Friday, 11 February 2011

Every little helps

Now that my computer has been rescued from the flames in real-time, we can revert to blog time, which at this particular point is running in October 2010.

On Sunday 3 October my wife and I went to morning service at church, where infant baptisms were taking place. It is always a joyful occasion when parents bring their new or nearly-newborn to be introduced to the local church family and invite that family to support and encourage them and their children in their walk of faith. Babies and young children are naturally bearers of hope and on these occasions goodwill, shared joy and laughter predominate, with the parents and godparents in their best outfits and the babies (sometimes with older, cheekier siblings in attendance) all fresh and new. For the clergy officiating there is always the mild peril that one or more of the children will act up, but this particular service passed off without incident.

After the service I sat in the recently built extension to the church, which abuts the eastern wall and which is filled with natural light streaming through the windows in its sloping roof. The extension was not yet fully commissioned, but would in due course house the creche where parents preferring to give their whole attention to divine service can leave their children to play happily (or usually so).

Here I got into conversation with a member of the congregation I have known for quite a few years and who grapples with a serious and long-standing medical condition. On this particular day I was profoundly pleased to see him looking really well and with more energy than usual. He told me, with a broad smile on his face, that he was feeling the benefit of new medications. The change in him was so evident that I was able to rejoice with him and also to take some encouragement for my own situation from the knowledge that medical science does not stand still.

We went home to a delicious lunch of salmon and roasted vegetables. Although I felt tired in the afternoon I managed to do 20 press ups. Would I be able to keep up this good work?

On the following day, Monday 4 October, feeling shaky, I was initially not at all sure that the good work was at all within my grasp. Nevertheless I persisted and managed to perform 20 press ups as well as to hold a front plank position for one and a half minutes.

Plank exercise (basic, front position)
Good for the abdominals and developing core strength, the latter so important for good back health and stability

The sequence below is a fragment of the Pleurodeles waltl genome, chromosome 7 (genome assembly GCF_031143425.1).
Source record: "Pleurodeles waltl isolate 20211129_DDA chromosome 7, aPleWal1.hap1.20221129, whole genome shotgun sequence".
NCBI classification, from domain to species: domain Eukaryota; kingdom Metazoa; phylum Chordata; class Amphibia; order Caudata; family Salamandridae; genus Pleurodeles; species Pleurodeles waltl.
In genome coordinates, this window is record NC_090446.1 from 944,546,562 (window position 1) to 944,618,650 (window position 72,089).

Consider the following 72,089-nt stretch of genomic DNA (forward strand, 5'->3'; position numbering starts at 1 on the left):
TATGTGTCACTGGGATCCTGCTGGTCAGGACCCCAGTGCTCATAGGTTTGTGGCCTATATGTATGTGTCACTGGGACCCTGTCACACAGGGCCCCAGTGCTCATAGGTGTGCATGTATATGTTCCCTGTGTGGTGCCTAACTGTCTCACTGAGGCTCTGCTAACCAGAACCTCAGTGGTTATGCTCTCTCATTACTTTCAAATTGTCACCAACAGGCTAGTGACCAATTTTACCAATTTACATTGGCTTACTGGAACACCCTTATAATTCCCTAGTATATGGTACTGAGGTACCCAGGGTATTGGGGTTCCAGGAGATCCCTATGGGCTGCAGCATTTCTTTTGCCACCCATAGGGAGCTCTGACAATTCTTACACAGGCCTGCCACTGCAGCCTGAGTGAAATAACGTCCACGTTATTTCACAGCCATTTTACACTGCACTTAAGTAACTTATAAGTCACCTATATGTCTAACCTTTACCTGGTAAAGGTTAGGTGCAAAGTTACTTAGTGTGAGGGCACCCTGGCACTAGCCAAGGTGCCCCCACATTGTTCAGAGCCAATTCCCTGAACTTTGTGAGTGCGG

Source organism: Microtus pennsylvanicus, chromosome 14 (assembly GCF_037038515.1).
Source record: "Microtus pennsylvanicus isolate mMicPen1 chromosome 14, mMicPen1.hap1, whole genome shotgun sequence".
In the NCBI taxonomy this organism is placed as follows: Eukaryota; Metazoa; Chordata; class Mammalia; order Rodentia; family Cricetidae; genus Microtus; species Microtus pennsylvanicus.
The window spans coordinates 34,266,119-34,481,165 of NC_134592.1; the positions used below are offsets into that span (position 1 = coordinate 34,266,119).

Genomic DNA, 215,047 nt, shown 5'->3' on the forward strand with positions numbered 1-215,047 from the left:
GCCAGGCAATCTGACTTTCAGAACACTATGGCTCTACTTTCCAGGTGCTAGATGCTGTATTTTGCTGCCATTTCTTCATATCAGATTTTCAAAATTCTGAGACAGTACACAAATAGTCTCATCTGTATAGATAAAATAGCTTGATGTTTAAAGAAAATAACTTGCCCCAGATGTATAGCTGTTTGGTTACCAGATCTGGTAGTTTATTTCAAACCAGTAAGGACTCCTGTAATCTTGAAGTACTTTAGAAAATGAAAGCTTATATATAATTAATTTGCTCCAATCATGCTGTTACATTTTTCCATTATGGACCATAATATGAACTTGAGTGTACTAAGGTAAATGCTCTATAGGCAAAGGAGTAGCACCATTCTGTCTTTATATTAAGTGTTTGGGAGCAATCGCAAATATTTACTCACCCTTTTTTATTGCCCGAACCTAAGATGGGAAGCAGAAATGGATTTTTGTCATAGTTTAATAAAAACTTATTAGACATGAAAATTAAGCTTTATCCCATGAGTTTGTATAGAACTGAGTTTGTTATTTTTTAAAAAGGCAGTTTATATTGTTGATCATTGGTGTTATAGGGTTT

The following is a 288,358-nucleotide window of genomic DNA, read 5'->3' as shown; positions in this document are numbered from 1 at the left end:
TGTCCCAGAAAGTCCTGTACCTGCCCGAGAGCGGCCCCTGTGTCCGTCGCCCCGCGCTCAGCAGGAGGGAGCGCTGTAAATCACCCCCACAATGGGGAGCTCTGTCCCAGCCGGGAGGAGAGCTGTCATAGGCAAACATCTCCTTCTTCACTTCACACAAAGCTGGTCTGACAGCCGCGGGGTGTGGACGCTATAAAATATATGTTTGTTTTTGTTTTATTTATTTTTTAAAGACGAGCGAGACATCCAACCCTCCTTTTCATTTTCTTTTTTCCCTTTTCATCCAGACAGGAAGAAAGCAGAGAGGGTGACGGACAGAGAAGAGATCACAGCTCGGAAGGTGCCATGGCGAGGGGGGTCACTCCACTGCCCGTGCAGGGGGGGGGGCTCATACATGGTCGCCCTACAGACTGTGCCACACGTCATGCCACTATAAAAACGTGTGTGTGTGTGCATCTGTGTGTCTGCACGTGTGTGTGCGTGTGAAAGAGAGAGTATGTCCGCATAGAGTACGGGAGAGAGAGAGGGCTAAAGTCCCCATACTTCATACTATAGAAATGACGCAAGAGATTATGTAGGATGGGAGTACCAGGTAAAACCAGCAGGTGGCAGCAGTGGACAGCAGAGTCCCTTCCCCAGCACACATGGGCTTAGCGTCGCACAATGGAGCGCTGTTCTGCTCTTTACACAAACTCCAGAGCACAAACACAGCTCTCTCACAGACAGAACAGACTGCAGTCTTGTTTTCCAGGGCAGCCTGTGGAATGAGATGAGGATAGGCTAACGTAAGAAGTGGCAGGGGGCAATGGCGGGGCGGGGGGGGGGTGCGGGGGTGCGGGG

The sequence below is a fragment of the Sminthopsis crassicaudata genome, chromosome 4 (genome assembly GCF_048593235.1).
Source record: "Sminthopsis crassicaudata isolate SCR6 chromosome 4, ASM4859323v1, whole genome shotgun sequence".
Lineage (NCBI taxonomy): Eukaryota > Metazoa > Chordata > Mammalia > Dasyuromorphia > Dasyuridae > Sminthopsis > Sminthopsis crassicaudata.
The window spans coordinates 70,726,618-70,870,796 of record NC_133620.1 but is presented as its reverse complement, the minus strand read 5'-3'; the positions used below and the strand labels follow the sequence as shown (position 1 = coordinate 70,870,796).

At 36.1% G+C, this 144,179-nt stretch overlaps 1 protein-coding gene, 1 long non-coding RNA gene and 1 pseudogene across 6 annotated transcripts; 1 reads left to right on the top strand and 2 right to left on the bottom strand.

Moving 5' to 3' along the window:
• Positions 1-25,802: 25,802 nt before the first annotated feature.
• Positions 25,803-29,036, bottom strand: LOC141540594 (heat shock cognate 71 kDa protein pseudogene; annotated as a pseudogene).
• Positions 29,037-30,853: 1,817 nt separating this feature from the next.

I followed this up with the assault course otherwise known as “shopping in Tesco". Mindful of good diet and the need for antioxidants I bought some chocolate with an 85% cocoa content.

These various exertions had the desired effect on my motivation and I was able to spend a good part of the day in personal administration. It is a bare statement of fact and no false modesty to say that my financial interests are not extensive. Nevertheless I find that, even with—or perhaps because of—online banking, security card readers, passwords, PINs and the like, basic money management takes an inordinate amount of time.

Supper consisted of a good salad with jacket potato, baked beans, grated cheese and tuna mayonnaise, food whose simplicity always appeals.

The following day I was due to see the haematologist for the next of our now regular appointments. Previously unbeknown to me, my wife had been doing some more reading up of her own and we had both come across the word “rituximab", an intriguing substance which seemed to be having good results in the treatment of various lymphomas, including mine. We agreed that it would be a good idea to ask the doctor whether this agent could have any role in my treatment. It would however turn out that rituximab, far from travelling solo, would bring along some fellow passengers as well as a fair amount of baggage. More will be revealed soon.

George Osborne, now Chancellor of the Exchequer,
In blog time he has just made an important announcement about welfare, but here looks a bit of a plank himself.
Let's hope he has learned a bit more about the whys and wherefores
of welfare since his days in the Bullingdon Club.

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